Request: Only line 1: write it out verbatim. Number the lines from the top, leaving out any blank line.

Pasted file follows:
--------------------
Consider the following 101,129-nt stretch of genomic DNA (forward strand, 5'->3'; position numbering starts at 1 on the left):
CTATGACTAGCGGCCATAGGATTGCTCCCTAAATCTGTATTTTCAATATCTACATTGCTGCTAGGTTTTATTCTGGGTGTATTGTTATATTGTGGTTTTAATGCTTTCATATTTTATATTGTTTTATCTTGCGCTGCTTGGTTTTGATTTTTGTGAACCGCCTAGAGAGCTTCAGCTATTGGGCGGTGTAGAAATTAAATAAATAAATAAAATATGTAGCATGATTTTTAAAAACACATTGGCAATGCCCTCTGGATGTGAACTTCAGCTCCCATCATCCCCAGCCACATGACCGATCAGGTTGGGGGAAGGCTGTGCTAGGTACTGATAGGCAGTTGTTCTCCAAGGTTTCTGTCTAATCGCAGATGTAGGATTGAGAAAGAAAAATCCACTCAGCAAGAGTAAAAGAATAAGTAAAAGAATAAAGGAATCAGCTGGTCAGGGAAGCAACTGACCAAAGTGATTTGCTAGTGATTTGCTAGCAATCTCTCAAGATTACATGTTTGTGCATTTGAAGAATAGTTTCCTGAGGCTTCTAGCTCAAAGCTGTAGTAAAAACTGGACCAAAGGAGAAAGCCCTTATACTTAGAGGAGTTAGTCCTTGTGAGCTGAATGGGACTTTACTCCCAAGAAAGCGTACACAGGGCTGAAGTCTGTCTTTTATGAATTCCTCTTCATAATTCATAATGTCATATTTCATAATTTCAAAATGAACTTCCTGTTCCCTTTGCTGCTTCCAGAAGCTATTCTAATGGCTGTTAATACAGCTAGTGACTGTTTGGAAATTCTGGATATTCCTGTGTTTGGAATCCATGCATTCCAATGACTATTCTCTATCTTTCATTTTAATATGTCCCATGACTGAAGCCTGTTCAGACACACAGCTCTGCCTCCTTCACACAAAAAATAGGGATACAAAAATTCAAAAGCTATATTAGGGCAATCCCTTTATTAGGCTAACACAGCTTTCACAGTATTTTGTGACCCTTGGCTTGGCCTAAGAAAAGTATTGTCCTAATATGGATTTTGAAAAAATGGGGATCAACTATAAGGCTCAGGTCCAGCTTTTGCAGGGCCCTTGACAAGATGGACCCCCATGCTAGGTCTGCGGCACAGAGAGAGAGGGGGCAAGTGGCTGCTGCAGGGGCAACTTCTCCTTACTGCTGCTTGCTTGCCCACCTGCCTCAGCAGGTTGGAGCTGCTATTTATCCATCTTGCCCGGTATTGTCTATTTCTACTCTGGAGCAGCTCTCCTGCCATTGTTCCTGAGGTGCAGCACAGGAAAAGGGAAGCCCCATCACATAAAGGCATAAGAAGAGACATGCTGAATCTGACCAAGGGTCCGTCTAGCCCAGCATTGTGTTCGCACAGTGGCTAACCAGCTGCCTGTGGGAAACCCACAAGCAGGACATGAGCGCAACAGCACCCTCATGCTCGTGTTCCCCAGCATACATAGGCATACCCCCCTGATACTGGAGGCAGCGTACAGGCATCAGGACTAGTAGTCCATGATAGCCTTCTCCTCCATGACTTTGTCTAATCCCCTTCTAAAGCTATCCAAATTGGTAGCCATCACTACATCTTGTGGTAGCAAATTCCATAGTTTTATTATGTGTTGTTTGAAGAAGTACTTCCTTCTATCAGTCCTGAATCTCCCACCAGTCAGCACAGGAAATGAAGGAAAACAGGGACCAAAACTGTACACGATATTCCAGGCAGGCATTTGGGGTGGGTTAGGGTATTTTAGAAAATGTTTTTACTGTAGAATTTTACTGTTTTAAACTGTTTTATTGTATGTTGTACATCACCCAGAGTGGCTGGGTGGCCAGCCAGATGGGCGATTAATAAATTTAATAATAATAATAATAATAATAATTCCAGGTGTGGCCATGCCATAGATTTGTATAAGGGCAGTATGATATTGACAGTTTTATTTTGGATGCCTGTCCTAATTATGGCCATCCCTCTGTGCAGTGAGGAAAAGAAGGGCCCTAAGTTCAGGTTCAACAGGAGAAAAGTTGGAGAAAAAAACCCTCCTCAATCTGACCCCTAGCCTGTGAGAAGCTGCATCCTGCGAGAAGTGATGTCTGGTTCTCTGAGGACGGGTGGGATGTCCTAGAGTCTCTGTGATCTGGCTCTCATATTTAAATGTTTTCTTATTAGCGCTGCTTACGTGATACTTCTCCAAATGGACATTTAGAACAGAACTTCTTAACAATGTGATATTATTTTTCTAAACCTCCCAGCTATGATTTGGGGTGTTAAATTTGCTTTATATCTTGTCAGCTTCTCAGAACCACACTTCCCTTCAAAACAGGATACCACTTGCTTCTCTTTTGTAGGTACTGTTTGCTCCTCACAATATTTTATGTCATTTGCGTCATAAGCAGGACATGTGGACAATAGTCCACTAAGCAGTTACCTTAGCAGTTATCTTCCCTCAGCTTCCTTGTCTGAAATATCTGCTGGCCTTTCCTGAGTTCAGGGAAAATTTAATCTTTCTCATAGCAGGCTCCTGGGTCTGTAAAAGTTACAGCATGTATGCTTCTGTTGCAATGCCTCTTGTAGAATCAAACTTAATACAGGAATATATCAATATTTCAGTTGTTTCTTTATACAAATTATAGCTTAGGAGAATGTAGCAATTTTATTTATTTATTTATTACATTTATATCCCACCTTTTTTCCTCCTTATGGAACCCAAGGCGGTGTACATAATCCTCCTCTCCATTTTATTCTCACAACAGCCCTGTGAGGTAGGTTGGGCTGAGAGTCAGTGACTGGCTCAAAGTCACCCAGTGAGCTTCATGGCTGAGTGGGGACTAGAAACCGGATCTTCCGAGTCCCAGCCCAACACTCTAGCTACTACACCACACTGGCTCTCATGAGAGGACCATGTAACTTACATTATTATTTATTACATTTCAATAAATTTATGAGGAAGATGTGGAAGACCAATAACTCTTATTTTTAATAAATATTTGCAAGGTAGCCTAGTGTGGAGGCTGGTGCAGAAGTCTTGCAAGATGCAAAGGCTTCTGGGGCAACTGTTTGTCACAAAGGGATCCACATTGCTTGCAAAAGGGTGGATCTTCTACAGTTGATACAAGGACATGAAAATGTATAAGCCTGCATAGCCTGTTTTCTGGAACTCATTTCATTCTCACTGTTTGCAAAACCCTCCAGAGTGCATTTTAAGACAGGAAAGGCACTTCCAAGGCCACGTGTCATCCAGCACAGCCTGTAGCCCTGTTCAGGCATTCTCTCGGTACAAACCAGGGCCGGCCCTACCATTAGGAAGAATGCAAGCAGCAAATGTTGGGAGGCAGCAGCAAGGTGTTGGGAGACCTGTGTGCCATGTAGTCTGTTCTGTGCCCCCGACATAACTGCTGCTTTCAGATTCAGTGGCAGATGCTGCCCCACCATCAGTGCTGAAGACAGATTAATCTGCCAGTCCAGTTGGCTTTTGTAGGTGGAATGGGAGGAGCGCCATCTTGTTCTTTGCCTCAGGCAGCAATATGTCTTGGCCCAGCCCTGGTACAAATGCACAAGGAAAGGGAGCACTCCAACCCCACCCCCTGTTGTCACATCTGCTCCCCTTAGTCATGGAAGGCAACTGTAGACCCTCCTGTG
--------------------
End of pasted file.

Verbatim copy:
Consider the following 101,129-nt stretch of genomic DNA (forward strand, 5'->3'; position numbering starts at 1 on the left):